This Court CONCLUDES that Plaintiff’s prima facie tort claim fails to state a claim upon which relief can be granted. Further, this Court CONCLUDES that it is not possible for Plaintiff to cure the defects in this claim by amendment. Accord Barber v. Ohana Military Communities, LLC, Civil No. 14-00217 HG KSC, 2014 WL 3529766, at *13-14 (D. Hawai`i July 15, 2014) (concluding that the plaintiffs’ prima facie tort claim was futile and dismissing the claim with prejudice because “[t]he circumstances of [the] case would not give rise to a prima facie tort claim”). The Motion is GRANTED insofar as the prima facie tort claim is DISMISSED WITH PREJUDICE.

C. Selective Enforcement of Governing Documents

Plaintiff cites Restatement (Third) of Property: Servitudes §§ 6.13 and 6.14 and Haw. Rev. Stat. §§ 514B-9 and 514B-10 as the legal authority for his claim alleging selective enforcement of the governing documents. However, Plaintiff has not cited, nor is this Court aware of, any case in which the Hawai`i Supreme Court has adopted §§ 6.13 and 6.14 and recognized a cause of action for selective enforcement under those sections. Further, Plaintiff has not cited, nor is this Court aware of, any case in which the Hawai`i Supreme Court has recognized that an apartment owner may bring a selective enforcement claim pursuant to §§ 514B-9 and 514B-10. Based upon this lack of precedent, this Court predicts that the Hawai`i Supreme Court would not recognize a cause of action for selective enforcement pursuant to these sections.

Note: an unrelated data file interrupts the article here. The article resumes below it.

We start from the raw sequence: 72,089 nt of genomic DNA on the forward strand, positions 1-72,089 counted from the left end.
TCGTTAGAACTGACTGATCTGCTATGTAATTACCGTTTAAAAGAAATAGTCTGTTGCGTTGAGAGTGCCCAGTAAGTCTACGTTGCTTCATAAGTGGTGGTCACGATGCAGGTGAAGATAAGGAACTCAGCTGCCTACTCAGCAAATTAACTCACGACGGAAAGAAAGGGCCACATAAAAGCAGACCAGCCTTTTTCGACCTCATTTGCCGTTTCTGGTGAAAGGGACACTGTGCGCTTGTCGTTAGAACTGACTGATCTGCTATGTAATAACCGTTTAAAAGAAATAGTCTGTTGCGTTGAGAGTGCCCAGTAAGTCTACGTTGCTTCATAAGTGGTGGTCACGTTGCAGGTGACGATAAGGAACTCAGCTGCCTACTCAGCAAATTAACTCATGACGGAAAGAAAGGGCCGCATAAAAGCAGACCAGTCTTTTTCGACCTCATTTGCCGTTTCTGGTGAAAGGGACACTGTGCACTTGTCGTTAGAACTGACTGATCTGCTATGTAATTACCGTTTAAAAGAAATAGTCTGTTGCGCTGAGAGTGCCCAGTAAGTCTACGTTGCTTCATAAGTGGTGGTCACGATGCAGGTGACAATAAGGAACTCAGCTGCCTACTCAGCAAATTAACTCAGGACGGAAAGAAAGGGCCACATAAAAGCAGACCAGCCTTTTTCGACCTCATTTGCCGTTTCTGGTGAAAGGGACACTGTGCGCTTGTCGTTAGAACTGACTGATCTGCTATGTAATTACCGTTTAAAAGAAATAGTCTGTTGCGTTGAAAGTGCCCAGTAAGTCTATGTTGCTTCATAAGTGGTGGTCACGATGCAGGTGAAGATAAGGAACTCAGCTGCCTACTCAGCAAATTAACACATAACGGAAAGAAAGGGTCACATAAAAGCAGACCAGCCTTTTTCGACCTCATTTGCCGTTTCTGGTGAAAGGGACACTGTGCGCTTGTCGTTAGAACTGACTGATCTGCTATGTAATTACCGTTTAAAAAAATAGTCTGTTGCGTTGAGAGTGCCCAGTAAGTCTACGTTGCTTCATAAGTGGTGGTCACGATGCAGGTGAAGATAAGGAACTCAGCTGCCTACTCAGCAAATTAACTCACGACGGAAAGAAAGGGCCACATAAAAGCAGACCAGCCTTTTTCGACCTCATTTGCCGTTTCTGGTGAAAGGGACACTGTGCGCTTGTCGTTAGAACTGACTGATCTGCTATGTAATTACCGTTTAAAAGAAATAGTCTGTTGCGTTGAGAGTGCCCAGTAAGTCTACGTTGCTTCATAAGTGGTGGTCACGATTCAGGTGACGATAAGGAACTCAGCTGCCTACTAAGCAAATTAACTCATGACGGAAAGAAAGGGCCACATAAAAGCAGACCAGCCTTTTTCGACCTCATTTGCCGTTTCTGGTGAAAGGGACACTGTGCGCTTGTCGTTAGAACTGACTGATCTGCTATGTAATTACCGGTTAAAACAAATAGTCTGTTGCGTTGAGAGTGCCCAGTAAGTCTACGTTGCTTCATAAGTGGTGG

This Court CONCLUDES that Plaintiff’s selective enforcement claim fails to state a claim upon which relief can be granted, and that it is not possible for Plaintiff to cure the defects in this claim by amendment. The Motion is GRANTED insofar as the claim for selective enforcement of the governing documents is DISMISSED WITH PREJUDICE.

D. Breach of Fiduciary Duty

Plaintiff argues that, based on Restatement (Third) of Property: Servitudes §§ 6.13 and 6.14, the board of directors of an apartment owners’ association owes a fiduciary duty to all members of the association, not just to the association itself. Plaintiff also argues that, in Lee v. Puamana Community Ass’n, 109 Hawai`i 561, 128 P.3d 874 (2006), the Hawai`i Supreme Court recognized that an owners’ association owes a fiduciary duty to its members.